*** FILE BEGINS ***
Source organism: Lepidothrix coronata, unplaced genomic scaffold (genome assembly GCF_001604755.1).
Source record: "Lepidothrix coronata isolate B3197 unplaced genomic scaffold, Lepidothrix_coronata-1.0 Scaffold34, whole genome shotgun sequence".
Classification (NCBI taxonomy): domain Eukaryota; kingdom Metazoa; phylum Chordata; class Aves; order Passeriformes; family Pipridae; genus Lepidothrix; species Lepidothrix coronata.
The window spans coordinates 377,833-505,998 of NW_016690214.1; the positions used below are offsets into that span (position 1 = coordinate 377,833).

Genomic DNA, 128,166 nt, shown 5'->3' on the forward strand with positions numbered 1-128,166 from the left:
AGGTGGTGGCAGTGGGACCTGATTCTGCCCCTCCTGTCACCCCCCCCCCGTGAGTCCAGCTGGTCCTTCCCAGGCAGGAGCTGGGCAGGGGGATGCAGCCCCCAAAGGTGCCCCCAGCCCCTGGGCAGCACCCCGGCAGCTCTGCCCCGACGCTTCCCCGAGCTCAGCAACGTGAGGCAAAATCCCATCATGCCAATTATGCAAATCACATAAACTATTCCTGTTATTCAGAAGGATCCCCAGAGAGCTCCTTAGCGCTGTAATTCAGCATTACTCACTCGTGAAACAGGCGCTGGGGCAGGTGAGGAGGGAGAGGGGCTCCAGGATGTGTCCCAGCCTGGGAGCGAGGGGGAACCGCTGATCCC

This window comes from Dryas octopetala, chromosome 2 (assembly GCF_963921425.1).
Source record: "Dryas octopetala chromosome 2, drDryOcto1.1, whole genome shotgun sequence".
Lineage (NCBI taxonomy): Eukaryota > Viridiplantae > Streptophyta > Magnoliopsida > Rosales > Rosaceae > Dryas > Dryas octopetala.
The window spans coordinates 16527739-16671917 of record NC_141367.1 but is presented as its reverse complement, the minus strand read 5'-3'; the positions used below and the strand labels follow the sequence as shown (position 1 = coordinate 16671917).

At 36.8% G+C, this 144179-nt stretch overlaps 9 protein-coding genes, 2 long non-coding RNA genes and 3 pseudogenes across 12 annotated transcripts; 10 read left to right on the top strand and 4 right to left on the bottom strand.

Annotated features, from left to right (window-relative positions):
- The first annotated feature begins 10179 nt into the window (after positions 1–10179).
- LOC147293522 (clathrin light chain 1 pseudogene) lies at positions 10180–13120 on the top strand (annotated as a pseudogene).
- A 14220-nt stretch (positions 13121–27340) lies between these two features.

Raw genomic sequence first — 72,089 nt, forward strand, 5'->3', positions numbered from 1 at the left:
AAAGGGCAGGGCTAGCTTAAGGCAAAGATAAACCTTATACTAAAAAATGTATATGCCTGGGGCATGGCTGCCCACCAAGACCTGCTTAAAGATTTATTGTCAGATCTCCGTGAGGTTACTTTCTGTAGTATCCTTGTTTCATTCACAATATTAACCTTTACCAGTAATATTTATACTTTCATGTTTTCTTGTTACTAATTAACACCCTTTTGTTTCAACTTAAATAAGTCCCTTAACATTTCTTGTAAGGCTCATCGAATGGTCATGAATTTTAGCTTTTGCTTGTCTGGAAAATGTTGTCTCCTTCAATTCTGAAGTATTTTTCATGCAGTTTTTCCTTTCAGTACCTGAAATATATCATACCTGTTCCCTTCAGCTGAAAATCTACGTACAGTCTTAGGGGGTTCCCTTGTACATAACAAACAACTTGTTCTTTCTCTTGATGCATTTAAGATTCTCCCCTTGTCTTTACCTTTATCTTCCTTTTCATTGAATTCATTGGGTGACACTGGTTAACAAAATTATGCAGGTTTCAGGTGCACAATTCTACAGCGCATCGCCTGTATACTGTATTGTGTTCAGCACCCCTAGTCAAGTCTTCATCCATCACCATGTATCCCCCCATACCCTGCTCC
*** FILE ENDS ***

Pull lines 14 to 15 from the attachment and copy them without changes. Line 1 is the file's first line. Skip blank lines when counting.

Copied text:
- LOC147293522 (clathrin light chain 1 pseudogene) lies at positions 10180–13120 on the top strand (annotated as a pseudogene).
- A 14220-nt stretch (positions 13121–27340) lies between these two features.